I originally used part of this work for a scholarship essay, but I am able to reproduce it (edited in my typical "Odyssey voice") and present it to you.
In these tremulous times of politics, many factors and worldviews have taken ahold of the world. One event that stands out most vividly in my lifetime was the crisis of 2008. I remember seeing immense instability in politics. Perplexed at the crisis around me, I would watch the news and hear about people taking to the streets in masses and protesting through movements such as the Tea Party Movement and Occupy Wall Street. This was a world full of uncertainty, a world full of turmoil. It shaped my entire generation, and many of us no longer expected jobs after college graduation. If we were lucky, we might get unpaid internships in our field. We still have not recovered from this crisis as the costs of living rise, but an entire generation is barely getting above minimum wage. A world of uncertainty caused massive youth participation in politics. Young people sat at coffee shops and debated what would happen to the future of the nation. They would read Locke, Rousseau, Voltaire, Montesquieu, and other philosophers of old, searching and trying to find an answer to the crisis around them. There was no escape from this crisis, and it engulfed us all.
Both the Democratic and Republican Parties tried searching for a solution and matching the mood of the people; however, these parties became increasingly polarized. It was deeper than just politics - there was a whole psychology of a need for drastic change that was on the hearts of everybody from across the political spectrum. Rage and anger governed the hearts of all because there was an economy to be angry about. A need to be heard in politics is at the heart of every person, and when the people feel that the government is not representing them, they grow further frustrated. When enough people are frustrated, they start an entire movement. These movements can arise from any point of the spectrum and encompass a diverse amount of viewpoints. This is what arose out of the crisis of 2008.
While some parts of society may have recovered, my generation has not felt this recovery. The costs of living have increased while salaries are not increasing. With the current way society is going, it is unlikely the following generation will fare any better. The crisis of 2008 not only shaped the way we see economics, but it also shaped the way we live, causing many people to move abroad to seek jobs in other countries that may pay better. It shaped our politics and polarized the two-party system to the point where it is highly likely that within our lifetime, the American two-party system will be seriously challenged by a multiparty system. If this happens, it is also likely that we may even switch to proportional representation like many countries in the world have. We look at politics differently, and people feel a large disconnect from politicians who are not representing them or their needs. People have felt forgotten and ignored. This may not be fully accurate, but it is a powerful emotion that is able to shape the destiny of a nation.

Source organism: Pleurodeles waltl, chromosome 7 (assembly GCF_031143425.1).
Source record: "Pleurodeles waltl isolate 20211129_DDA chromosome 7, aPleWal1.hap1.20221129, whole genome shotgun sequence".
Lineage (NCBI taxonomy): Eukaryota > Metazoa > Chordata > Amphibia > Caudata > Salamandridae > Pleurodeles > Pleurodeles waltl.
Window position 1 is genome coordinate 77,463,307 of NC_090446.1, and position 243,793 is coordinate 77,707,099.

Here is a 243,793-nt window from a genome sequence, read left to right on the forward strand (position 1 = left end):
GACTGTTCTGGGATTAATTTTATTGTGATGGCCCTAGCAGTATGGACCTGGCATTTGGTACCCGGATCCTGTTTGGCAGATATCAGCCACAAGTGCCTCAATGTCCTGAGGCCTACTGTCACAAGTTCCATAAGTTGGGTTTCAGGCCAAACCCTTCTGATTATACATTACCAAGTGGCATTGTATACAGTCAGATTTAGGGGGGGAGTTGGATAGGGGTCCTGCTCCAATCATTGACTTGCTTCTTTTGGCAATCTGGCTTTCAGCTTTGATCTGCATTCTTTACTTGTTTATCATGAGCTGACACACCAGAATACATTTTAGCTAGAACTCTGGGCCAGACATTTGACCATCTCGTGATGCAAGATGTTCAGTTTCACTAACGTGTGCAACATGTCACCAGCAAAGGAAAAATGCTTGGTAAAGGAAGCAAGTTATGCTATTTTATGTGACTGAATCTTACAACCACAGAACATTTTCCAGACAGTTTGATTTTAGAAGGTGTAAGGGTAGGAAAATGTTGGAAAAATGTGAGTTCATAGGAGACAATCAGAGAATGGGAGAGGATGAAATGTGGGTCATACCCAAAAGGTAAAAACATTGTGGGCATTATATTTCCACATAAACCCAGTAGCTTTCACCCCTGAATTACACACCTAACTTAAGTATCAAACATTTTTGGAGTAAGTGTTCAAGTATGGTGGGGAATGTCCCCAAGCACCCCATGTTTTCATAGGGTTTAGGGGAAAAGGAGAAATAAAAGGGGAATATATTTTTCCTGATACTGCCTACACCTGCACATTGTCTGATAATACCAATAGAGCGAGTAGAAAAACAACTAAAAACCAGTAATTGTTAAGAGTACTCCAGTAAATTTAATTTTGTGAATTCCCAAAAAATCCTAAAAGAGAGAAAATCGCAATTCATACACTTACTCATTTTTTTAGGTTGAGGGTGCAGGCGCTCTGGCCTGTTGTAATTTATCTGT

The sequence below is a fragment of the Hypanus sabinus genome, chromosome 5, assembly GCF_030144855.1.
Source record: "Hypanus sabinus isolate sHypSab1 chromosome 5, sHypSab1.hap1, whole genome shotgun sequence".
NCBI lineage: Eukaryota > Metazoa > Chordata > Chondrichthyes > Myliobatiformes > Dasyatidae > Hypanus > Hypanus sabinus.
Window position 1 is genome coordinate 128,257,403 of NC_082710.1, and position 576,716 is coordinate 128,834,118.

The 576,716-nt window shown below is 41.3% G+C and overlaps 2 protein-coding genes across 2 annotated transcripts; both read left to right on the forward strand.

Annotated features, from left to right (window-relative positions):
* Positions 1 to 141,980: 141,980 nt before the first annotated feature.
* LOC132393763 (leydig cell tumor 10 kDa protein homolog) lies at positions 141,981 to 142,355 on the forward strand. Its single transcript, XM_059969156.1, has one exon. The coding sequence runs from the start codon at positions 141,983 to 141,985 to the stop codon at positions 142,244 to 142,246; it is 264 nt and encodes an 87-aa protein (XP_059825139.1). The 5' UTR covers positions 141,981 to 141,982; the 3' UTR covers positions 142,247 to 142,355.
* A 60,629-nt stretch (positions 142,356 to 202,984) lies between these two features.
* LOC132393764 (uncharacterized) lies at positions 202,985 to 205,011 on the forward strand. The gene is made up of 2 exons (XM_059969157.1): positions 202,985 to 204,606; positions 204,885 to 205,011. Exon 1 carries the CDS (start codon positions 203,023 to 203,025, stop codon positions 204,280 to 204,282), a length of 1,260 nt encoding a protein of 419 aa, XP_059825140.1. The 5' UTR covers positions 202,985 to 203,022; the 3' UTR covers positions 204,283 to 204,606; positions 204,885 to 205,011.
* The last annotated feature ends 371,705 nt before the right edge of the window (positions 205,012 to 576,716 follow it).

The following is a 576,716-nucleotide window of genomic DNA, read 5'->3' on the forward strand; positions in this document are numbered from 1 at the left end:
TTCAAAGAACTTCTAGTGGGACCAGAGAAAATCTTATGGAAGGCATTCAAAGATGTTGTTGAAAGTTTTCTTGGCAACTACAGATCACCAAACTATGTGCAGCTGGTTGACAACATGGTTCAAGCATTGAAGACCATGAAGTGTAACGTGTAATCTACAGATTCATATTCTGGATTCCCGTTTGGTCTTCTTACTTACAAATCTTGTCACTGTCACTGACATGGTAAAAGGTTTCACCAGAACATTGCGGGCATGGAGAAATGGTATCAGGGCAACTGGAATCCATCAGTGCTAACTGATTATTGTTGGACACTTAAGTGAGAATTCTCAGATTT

The status quo was challenged by both major parties, as well as by Independents. People are less likely to trust business and politics, which paves the way for new ideas and institutions. The effect is greater than any one person and greater than both parties. President Obama, Nancy Pelosi, Jim DeMint, and Paul Ryan all played roles on the political stage during this crisis, and each one of them was a proponent of a certain ideology or viewpoint. All of these individuals were part of a larger picture reflecting the widening gap in American politics and the uncertainty the people felt after 2008. Many people had their worlds shattered by the economic crisis, and it is predicted that our generation's wealth and prosperity will never reach that of our grandparent's or parent's generations. The inflation rate may only be two percent, but healthcare, education, birth, textbooks, funerals, and other "costs of living" have had an inflation rate that has increased by over 100 percent. Meanwhile, our wages are stagnant or dropping since we are all in unpaid internships.
The 2008 crisis had an impact on our social, political, and economic ways of life. Economically, we will not have the same buying power as a nation, and people are becoming smarter with the way they spend their money. Politically, we have become a fractured and polarized society that is looking for answers and distrusting politicians and business. Socially, we as a society live in uncertainty and are becoming more open to discussing these divisive political issues since we face them in our daily lives. Looking back on my high school and college life, I see that I grew up in an eventful political period.